Social Media, Does my business need it?

Creative Feed - Wednesday, August 05, 2015

In 2015, there are over 3.01 billion internet users worldwide with 2.07 billion on social media. Individual site statistics are no less staggering. There are 1.4 billion Facebook users; 75% of the platform’s revenues come from ads. Twitter has an active user base of 284 million and there is about 500 million tweets sent out daily. No less impressive are the combined figures from the other sites like Instagram, Pinterest, Youtube, Google + and even LinkedIN. A fairly recent medium like Whatsapp has upstaged even the mobile SMS and chat features and become a parallel social world.

With so much of the activity happening on social media, can an individual business ignore the wealth of potential user base?

Clearly, connecting and communicating on popular online social media sites now has all but taken over conventional forms across the globe. So is a business entity any different then? Can it afford not to be part of this new social equation? As a business owner, if you wonder if your business needs social media to survive and thrive in this era, the answer is a resounding yes.

The presence of such a substantial number of people on a medium that is both addictive, free and fun to use means that not just social action but also the business side is shifting online. Remember, it cuts across age, income and cultural groups and is almost the de facto mode of communication. That adds that layer of credibility and trust in social media too.

This is exactly what businesses need to tap into a new market and promote their brand. Many businesses have acquisition models built around social media. Word can spread in a non-intrusive and fun way. What’s more, the inherent virality of these media can be harnessed with the trend of users themselves sharing further anything new they come across.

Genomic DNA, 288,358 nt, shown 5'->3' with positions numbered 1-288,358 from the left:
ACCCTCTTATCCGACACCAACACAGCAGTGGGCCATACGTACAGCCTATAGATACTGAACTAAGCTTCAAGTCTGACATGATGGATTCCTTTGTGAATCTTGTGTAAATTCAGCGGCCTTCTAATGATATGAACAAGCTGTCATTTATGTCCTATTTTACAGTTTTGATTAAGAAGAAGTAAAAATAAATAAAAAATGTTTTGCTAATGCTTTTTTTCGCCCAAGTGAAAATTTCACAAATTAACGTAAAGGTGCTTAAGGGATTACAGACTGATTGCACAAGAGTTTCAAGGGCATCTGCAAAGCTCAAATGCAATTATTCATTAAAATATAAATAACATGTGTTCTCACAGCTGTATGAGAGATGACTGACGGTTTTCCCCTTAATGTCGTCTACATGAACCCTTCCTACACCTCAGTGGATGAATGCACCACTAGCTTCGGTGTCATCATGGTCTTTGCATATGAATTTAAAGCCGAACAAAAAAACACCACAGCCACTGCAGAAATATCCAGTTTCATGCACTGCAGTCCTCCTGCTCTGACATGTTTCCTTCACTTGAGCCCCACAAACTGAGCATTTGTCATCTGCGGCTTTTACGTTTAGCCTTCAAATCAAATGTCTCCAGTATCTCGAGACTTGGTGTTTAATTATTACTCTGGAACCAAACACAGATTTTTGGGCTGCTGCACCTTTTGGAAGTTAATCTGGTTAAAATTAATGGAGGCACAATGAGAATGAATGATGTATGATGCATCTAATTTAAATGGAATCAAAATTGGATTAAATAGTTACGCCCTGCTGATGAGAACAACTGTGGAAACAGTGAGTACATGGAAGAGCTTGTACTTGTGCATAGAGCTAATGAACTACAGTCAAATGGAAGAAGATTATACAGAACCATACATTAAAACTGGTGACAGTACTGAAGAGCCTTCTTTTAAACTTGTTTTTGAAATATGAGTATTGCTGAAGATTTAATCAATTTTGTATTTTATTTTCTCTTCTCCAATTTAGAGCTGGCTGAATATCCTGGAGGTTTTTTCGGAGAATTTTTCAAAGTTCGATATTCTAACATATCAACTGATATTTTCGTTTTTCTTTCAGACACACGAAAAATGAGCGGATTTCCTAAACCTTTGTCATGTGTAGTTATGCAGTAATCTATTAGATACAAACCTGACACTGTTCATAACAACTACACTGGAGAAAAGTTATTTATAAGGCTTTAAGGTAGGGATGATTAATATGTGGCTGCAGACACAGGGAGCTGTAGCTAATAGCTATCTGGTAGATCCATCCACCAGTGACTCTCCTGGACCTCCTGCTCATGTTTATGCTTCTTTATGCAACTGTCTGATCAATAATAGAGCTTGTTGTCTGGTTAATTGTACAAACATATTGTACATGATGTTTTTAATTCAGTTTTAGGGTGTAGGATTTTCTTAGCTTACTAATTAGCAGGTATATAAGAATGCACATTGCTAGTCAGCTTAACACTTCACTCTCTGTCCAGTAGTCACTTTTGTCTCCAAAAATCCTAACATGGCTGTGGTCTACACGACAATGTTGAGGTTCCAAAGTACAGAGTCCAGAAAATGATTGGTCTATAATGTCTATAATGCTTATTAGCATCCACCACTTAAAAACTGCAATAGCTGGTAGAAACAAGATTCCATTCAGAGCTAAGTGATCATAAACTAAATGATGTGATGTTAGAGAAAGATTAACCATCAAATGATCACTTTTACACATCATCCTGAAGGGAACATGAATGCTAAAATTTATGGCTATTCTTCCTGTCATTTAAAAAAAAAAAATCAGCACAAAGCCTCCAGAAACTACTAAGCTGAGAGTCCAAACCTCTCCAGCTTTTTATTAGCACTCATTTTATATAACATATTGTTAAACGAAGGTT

Likewise, once a new user is acquired, social media can greatly help in engaging with him and retaining him. While conventional advertising and PR have been effective, they are costly and also have a pushy connotation attached to them. On the other hand, the interaction that brands can have on a Facebook or a Twitter can be cloaked like a social conversation to have a more personal and customised feel to it. This, instantly, endears a user to this dialogue and even prompts him to share it with his friends and followers.

Many businesses are depending more on social media to announce and conduct product launches. Also, it is possible to market to a particular target market than a general advertising campaign – helping keep costs down. Blogs are an effective way to keep the audience informed.

There are other conventional business practices also that can be done on social media with a smaller budget and greater effect. Gathering inputs on research and trends on user behavior, customer support and complaint handling, proactive PR work on potential brand impact, and cultivating a set of brand loyalists and influencers are some functions that early adopters have already succeeded in.

Clearly, some of the above benefits are either missing in the real world business practices or come at a very high cost. Can your business afford to lose out on these advantages that social media offers?